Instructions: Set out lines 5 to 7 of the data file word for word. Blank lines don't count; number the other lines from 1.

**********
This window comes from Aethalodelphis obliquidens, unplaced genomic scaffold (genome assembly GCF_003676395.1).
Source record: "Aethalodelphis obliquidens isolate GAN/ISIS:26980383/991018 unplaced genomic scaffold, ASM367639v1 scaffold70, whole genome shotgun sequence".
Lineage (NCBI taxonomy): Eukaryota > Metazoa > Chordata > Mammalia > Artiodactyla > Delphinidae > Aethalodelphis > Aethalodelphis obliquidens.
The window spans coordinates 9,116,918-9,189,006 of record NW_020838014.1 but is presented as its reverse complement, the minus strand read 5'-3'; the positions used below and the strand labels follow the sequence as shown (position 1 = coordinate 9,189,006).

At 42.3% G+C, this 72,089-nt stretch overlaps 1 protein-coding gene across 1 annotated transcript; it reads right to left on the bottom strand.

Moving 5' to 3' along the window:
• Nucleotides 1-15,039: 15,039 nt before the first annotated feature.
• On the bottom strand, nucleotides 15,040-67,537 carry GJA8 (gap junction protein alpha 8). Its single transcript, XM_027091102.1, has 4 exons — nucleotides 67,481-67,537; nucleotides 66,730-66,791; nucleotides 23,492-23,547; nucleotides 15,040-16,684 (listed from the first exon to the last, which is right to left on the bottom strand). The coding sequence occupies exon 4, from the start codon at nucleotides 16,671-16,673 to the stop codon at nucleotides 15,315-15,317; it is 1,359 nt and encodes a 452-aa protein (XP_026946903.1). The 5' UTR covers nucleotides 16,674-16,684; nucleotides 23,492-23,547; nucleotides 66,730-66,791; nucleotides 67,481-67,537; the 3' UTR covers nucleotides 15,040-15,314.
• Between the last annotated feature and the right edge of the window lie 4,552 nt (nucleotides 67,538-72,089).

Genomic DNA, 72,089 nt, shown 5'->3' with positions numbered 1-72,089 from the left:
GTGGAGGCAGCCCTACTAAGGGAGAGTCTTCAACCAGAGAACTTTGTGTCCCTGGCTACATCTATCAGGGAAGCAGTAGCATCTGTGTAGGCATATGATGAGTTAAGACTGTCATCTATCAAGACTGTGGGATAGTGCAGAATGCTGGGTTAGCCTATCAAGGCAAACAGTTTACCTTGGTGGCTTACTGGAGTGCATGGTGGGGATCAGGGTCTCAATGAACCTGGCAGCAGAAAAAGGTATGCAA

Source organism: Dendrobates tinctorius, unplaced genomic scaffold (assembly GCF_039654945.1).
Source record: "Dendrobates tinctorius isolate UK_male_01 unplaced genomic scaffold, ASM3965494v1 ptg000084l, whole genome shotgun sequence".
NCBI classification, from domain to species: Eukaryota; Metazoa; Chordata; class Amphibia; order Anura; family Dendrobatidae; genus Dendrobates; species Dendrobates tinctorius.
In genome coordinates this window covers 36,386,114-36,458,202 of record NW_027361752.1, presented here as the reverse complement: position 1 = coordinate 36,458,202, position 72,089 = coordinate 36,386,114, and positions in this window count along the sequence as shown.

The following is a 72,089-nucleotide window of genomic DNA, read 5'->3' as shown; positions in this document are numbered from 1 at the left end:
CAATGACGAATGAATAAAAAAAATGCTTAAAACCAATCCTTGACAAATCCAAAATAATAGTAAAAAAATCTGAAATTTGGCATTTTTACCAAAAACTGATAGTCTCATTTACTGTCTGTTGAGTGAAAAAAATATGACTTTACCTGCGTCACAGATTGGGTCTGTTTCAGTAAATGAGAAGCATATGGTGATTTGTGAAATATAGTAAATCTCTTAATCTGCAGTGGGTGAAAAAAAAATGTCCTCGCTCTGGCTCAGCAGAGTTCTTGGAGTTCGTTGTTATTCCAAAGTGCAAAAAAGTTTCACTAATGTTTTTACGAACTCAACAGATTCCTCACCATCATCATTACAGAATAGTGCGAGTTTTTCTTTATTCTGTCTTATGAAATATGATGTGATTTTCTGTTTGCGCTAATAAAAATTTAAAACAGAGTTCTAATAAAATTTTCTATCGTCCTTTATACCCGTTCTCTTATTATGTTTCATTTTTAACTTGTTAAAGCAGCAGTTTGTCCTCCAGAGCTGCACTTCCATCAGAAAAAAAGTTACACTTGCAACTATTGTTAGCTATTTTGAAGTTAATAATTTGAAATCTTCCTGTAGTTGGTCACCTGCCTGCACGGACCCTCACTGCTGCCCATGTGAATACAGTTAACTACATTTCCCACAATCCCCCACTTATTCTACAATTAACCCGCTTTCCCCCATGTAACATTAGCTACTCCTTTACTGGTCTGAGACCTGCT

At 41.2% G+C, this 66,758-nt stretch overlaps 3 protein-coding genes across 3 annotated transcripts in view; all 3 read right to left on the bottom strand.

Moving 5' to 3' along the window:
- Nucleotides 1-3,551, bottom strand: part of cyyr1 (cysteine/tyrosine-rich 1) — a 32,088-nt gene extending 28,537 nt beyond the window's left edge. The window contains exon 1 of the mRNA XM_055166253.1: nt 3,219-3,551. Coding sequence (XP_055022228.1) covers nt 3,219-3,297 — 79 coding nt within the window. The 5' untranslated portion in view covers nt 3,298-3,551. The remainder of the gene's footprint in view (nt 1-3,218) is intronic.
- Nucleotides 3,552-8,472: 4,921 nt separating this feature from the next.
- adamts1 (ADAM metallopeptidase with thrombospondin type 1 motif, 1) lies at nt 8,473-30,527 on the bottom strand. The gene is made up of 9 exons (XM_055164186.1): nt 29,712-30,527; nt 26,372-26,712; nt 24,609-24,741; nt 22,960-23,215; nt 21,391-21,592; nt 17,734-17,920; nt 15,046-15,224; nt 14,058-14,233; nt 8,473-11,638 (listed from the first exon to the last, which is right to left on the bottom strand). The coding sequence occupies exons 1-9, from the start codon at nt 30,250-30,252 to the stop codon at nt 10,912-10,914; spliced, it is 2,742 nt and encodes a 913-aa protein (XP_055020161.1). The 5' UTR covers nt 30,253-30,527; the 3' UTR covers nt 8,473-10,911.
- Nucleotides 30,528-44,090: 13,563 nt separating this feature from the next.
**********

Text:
At 42.3% G+C, this 72,089-nt stretch overlaps 1 protein-coding gene across 1 annotated transcript; it reads right to left on the bottom strand.

Moving 5' to 3' along the window:
• Nucleotides 1-15,039: 15,039 nt before the first annotated feature.